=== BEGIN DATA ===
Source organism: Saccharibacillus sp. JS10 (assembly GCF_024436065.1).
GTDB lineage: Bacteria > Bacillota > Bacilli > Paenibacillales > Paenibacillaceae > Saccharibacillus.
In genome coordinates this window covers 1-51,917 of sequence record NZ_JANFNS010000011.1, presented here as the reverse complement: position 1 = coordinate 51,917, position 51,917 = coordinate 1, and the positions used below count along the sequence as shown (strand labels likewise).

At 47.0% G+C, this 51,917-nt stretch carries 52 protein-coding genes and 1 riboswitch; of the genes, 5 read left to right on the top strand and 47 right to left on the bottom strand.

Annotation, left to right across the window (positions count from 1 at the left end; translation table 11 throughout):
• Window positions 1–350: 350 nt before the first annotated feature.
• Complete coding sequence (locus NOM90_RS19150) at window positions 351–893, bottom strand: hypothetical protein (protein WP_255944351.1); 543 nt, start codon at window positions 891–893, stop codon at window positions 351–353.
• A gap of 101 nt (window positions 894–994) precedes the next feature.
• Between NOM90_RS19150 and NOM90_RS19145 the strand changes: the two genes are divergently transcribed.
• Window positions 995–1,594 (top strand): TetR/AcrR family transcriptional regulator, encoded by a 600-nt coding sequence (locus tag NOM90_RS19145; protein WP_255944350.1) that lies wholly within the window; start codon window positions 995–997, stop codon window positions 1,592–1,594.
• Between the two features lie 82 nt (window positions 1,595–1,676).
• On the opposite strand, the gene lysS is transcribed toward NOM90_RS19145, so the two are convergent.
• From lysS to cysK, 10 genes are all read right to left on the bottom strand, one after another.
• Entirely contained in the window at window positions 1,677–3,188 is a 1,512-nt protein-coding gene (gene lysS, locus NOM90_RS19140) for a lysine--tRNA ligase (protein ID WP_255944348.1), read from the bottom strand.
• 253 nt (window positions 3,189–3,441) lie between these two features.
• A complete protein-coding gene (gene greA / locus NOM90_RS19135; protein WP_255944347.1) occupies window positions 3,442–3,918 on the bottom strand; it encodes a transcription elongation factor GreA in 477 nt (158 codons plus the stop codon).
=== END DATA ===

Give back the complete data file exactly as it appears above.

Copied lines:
Source organism: Saccharibacillus sp. JS10 (assembly GCF_024436065.1).
GTDB lineage: Bacteria > Bacillota > Bacilli > Paenibacillales > Paenibacillaceae > Saccharibacillus.
In genome coordinates this window covers 1-51,917 of sequence record NZ_JANFNS010000011.1, presented here as the reverse complement: position 1 = coordinate 51,917, position 51,917 = coordinate 1, and the positions used below count along the sequence as shown (strand labels likewise).

At 47.0% G+C, this 51,917-nt stretch carries 52 protein-coding genes and 1 riboswitch; of the genes, 5 read left to right on the top strand and 47 right to left on the bottom strand.

Annotation, left to right across the window (positions count from 1 at the left end; translation table 11 throughout):
• Window positions 1–350: 350 nt before the first annotated feature.
• Complete coding sequence (locus NOM90_RS19150) at window positions 351–893, bottom strand: hypothetical protein (protein WP_255944351.1); 543 nt, start codon at window positions 891–893, stop codon at window positions 351–353.
• A gap of 101 nt (window positions 894–994) precedes the next feature.
• Between NOM90_RS19150 and NOM90_RS19145 the strand changes: the two genes are divergently transcribed.
• Window positions 995–1,594 (top strand): TetR/AcrR family transcriptional regulator, encoded by a 600-nt coding sequence (locus tag NOM90_RS19145; protein WP_255944350.1) that lies wholly within the window; start codon window positions 995–997, stop codon window positions 1,592–1,594.
• Between the two features lie 82 nt (window positions 1,595–1,676).
• On the opposite strand, the gene lysS is transcribed toward NOM90_RS19145, so the two are convergent.
• From lysS to cysK, 10 genes are all read right to left on the bottom strand, one after another.
• Entirely contained in the window at window positions 1,677–3,188 is a 1,512-nt protein-coding gene (gene lysS, locus NOM90_RS19140) for a lysine--tRNA ligase (protein ID WP_255944348.1), read from the bottom strand.
• 253 nt (window positions 3,189–3,441) lie between these two features.
• A complete protein-coding gene (gene greA / locus NOM90_RS19135; protein WP_255944347.1) occupies window positions 3,442–3,918 on the bottom strand; it encodes a transcription elongation factor GreA in 477 nt (158 codons plus the stop codon).